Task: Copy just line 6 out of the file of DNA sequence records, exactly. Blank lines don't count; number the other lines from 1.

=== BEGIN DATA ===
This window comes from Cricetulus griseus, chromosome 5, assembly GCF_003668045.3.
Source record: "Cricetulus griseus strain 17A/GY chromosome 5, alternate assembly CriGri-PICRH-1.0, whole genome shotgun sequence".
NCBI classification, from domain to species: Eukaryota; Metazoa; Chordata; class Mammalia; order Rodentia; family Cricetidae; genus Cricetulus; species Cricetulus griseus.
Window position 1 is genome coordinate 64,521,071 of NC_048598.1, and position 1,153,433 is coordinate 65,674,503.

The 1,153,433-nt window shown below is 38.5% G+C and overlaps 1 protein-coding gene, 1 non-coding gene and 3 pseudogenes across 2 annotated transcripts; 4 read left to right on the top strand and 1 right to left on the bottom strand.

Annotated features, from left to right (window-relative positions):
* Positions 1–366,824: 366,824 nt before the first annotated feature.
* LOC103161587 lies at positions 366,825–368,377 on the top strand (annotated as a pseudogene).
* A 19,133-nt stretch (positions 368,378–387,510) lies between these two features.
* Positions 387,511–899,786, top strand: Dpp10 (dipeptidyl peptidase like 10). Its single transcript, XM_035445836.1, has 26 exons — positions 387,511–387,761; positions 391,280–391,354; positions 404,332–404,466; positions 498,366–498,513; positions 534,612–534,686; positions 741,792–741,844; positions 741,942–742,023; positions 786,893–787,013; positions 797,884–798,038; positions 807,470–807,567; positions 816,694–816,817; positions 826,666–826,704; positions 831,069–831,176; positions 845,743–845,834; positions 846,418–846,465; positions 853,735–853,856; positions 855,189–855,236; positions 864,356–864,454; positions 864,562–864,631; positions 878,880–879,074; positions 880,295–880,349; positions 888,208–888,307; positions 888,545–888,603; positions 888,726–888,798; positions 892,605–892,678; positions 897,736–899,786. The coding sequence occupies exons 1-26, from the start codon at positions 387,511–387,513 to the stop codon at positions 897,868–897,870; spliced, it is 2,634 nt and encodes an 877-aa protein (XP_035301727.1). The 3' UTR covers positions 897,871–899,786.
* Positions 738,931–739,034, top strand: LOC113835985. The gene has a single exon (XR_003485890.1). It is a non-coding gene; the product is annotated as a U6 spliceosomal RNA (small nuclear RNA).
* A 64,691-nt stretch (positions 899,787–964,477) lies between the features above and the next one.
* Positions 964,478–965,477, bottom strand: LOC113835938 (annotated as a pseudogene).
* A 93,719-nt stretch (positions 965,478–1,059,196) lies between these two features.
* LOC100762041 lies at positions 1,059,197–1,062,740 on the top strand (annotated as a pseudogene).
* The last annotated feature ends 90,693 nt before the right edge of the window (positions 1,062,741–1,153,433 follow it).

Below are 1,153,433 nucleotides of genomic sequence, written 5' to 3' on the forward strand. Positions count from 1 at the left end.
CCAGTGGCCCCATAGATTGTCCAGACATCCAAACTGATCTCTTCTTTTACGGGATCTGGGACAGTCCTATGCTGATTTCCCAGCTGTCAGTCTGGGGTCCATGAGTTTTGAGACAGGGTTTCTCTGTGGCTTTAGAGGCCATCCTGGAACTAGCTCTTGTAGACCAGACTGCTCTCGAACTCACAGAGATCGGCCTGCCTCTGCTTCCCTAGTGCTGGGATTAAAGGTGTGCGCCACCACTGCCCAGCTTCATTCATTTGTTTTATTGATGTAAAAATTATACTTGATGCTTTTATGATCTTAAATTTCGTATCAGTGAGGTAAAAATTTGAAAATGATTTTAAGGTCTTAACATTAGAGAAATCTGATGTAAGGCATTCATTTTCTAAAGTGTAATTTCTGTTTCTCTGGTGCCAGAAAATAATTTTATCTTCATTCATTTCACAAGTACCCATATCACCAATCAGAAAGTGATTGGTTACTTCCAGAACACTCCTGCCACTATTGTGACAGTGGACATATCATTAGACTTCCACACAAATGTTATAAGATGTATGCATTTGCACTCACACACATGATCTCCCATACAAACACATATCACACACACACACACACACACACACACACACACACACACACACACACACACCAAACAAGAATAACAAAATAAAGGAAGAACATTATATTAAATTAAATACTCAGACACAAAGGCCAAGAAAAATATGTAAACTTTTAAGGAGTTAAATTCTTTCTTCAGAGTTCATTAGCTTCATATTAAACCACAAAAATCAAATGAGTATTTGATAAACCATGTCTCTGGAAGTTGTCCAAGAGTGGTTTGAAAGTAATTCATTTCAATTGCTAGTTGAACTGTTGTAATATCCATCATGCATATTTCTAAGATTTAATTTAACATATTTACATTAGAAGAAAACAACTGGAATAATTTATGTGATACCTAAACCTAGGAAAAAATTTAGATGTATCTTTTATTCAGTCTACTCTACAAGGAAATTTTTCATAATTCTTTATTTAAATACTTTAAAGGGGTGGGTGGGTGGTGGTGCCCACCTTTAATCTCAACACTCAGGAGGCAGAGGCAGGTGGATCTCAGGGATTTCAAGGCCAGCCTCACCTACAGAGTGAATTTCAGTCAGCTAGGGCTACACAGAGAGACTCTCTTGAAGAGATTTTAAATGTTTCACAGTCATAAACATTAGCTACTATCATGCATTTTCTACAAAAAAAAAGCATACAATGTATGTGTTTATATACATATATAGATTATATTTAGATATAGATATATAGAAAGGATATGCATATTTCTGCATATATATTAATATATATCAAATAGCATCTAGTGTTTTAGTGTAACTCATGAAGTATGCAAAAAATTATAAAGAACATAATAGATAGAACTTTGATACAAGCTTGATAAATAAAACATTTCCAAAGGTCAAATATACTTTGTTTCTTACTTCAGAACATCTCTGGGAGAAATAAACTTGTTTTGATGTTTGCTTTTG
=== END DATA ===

Annotated features, from left to right (window-relative positions):